Two scourges, intertwined
The dual pandemic of COVID-19 and racism
TREATING PATIENTS in Boston’s busiest emergency room has taught me a lot about the intersection of COVID-19 with race, class, and inequity. From ER visits to protests, black and Latinx people are enduring one of the most challenging moments in recent history. The dual pandemic of coronavirus and racism has taken over America while emotionally exhausting those of us involved. As an ER physician and elected official who is often the only person of color in both worlds, the relationship between both scourges has never been more intertwined.
Let us start with a primer. COVID-19 sees no race or class. It only sees opportunity. And conditions that disproportionately impact communities of color – poverty, lack of access to health care, increased air pollution – create an invitation to wreak havoc. From Chelsea to Brockton, and communities in between, scores of immigrants, essential workers, and people of color have borne the highest rates of coronavirus cases, hospitalizations, and deaths.
But what began as a public health crisis has now morphed into the worst economic crisis since the Great Depression. Unemployment rates are higher in communities of color. Black and Latinx businesses have been shut out from large federal stimulus programs. Desperation is beginning to creep in and hope is quickly vanishing.
In medicine, the social determinants of health drive up to 80 percent of health outcomes. Whether I’m treating a heart attack, a case of coronavirus, or a young person shot in the ER, these acute issues are directly tied to the inequity found in urban America.
So when people peacefully demonstrate across the country, it’s not just to honor the life and legacy of George Floyd. It is not solely to reject the sanctioned violence that killed Eric Garner or Breonna Taylor. But rather, it is to protest the conditions that have created a system where the value and dignity of people of color are considered inferior. The millions of protesters – diverse in color, age, and experience – exercising their free speech are critiquing the political, economic, and social systems that have laid the foundation for these two plagues.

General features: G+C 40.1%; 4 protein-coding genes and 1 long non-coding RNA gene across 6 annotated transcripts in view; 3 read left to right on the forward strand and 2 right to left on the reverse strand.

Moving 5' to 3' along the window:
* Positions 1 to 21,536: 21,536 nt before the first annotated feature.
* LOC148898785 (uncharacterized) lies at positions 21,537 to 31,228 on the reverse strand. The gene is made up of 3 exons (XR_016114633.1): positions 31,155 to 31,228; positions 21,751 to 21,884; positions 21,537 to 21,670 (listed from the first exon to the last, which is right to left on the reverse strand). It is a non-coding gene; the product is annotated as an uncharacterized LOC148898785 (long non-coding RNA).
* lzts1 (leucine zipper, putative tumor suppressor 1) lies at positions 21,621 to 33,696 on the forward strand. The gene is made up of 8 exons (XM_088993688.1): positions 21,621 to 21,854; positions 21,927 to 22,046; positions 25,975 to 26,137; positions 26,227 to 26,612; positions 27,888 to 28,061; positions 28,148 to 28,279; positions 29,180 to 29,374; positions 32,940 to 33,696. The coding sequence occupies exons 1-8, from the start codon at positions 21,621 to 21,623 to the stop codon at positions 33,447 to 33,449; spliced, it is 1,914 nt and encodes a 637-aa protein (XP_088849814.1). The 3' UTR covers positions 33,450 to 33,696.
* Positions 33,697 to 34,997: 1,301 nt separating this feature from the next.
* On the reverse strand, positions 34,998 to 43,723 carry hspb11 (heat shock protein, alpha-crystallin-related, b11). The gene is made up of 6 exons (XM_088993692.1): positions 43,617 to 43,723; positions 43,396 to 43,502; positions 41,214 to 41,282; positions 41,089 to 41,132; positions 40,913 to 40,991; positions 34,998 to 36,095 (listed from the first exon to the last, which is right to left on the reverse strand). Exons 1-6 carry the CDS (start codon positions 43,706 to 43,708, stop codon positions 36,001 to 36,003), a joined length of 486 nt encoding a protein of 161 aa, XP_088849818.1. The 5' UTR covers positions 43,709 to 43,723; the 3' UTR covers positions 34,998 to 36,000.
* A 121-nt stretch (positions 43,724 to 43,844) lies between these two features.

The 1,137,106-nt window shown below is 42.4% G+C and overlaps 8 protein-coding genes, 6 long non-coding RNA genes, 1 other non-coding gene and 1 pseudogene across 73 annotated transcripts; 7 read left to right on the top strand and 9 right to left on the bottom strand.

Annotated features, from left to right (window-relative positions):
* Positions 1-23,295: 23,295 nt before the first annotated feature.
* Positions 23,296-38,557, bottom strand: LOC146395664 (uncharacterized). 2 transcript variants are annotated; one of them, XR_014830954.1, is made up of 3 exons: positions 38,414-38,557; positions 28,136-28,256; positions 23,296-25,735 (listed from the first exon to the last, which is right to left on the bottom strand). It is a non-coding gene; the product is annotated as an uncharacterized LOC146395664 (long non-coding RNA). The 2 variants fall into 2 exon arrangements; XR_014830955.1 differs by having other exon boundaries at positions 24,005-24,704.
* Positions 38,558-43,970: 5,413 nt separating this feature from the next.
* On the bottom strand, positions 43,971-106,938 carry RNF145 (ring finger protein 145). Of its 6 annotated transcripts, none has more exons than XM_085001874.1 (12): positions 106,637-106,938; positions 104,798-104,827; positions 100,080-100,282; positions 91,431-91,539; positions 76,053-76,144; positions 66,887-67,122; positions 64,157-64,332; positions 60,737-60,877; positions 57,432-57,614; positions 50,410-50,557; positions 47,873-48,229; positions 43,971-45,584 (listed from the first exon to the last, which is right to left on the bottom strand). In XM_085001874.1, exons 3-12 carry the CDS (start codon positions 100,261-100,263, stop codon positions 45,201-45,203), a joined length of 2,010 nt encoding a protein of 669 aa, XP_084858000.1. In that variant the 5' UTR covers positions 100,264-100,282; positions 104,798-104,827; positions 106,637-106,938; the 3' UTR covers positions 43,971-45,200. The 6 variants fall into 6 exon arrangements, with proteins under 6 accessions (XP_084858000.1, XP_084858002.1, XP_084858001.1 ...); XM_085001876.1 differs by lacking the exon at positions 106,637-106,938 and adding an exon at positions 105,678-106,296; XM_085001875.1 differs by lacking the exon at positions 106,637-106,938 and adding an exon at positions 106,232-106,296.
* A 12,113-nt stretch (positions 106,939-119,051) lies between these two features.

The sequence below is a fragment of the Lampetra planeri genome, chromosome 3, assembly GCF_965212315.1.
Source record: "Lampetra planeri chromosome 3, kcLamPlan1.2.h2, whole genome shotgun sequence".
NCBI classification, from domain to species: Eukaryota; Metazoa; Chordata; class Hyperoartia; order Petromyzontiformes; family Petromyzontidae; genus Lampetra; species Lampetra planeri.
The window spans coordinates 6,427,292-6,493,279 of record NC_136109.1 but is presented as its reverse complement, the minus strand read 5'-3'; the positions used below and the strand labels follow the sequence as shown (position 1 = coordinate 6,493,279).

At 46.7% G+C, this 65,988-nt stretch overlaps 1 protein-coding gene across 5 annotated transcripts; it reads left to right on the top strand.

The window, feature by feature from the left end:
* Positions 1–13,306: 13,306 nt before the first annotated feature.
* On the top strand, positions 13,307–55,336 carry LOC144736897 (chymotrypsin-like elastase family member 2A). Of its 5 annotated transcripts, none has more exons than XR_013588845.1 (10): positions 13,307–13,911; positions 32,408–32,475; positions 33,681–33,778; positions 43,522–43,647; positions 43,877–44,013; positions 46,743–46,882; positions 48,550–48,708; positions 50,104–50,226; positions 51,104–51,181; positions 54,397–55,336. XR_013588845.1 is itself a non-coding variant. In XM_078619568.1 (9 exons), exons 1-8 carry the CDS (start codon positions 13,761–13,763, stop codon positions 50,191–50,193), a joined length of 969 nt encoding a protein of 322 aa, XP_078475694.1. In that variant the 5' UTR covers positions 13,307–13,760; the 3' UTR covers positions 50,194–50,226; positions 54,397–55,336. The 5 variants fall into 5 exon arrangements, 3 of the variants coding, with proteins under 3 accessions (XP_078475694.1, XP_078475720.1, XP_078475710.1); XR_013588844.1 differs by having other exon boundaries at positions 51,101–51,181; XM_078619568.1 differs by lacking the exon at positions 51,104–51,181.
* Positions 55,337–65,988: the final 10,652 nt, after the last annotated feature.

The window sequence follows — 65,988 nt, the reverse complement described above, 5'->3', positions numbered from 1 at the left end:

Many of us have stood with and encouraged demonstrators to speak up and express their indignation and desire for change. The protests have been solution-oriented, constructive, and predominantly peaceful. The demonstrations are as American as those associated with the founding of this country, from the Boston Tea Party to the March on Washington for Jobs and Freedom. And while I share the concern that large protests may lead to a second coronavirus surge, I cannot in good faith tell a young black man to not speak up when he feels that he is more likely to die from police brutality than COVID-19.
I urge mask wearing, social distancing when possible, and encourage virtual protesting as an alternative. I stand near the back of the protests, separated six feet away with my own mask, lost in moments of reflection. I do my best to explain to my colleagues in government and healthcare why we cannot address COVID-19 and racism without transforming minds and laws that govern society.And despite the continued loss of life from both epidemics, I remain inspired by the awakening and growing pains our country is undergoing. I feel it in the patients I care for who have shown incredible resolve in the face of an unrelenting virus. I feel it in discussions with legislative colleagues who recognize now is the time to tackle structural inequities with boldness and urgency. For if America has proven anything, it is our capacity to change and desire to fight for a more perfect union. And that moment has arrived.
Dr. Jon Santiago is a state representative from Boston and an emergency room physician at Boston Medical Center. Follow him on Twitter @iamjonsantiago.